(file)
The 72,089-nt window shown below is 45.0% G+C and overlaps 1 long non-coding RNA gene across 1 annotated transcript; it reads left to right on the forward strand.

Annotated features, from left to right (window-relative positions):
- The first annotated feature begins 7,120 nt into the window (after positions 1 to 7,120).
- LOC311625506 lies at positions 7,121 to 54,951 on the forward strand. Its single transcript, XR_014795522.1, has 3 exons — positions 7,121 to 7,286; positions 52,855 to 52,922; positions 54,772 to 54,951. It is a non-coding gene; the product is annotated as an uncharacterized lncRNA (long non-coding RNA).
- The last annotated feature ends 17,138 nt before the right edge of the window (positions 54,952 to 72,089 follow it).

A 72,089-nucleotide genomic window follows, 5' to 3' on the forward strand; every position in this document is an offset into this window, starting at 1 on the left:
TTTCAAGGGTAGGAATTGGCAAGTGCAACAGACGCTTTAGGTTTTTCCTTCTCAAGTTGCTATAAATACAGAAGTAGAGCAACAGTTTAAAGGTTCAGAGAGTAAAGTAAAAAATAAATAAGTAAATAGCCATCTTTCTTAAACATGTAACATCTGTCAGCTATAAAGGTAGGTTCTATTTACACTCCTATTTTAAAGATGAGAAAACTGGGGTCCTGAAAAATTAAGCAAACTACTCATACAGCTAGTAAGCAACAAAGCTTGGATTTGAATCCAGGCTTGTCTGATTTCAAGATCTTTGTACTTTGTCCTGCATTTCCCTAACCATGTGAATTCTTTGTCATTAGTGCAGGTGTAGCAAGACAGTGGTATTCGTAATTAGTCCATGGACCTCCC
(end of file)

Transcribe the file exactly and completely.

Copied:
The 72,089-nt window shown below is 45.0% G+C and overlaps 1 long non-coding RNA gene across 1 annotated transcript; it reads left to right on the forward strand.

Annotated features, from left to right (window-relative positions):
- The first annotated feature begins 7,120 nt into the window (after positions 1 to 7,120).
- LOC311625506 lies at positions 7,121 to 54,951 on the forward strand. Its single transcript, XR_014795522.1, has 3 exons — positions 7,121 to 7,286; positions 52,855 to 52,922; positions 54,772 to 54,951. It is a non-coding gene; the product is annotated as an uncharacterized lncRNA (long non-coding RNA).
- The last annotated feature ends 17,138 nt before the right edge of the window (positions 54,952 to 72,089 follow it).

A 72,089-nucleotide genomic window follows, 5' to 3' on the forward strand; every position in this document is an offset into this window, starting at 1 on the left:
TTTCAAGGGTAGGAATTGGCAAGTGCAACAGACGCTTTAGGTTTTTCCTTCTCAAGTTGCTATAAATACAGAAGTAGAGCAACAGTTTAAAGGTTCAGAGAGTAAAGTAAAAAATAAATAAGTAAATAGCCATCTTTCTTAAACATGTAACATCTGTCAGCTATAAAGGTAGGTTCTATTTACACTCCTATTTTAAAGATGAGAAAACTGGGGTCCTGAAAAATTAAGCAAACTACTCATACAGCTAGTAAGCAACAAAGCTTGGATTTGAATCCAGGCTTGTCTGATTTCAAGATCTTTGTACTTTGTCCTGCATTTCCCTAACCATGTGAATTCTTTGTCATTAGTGCAGGTGTAGCAAGACAGTGGTATTCGTAATTAGTCCATGGACCTCCC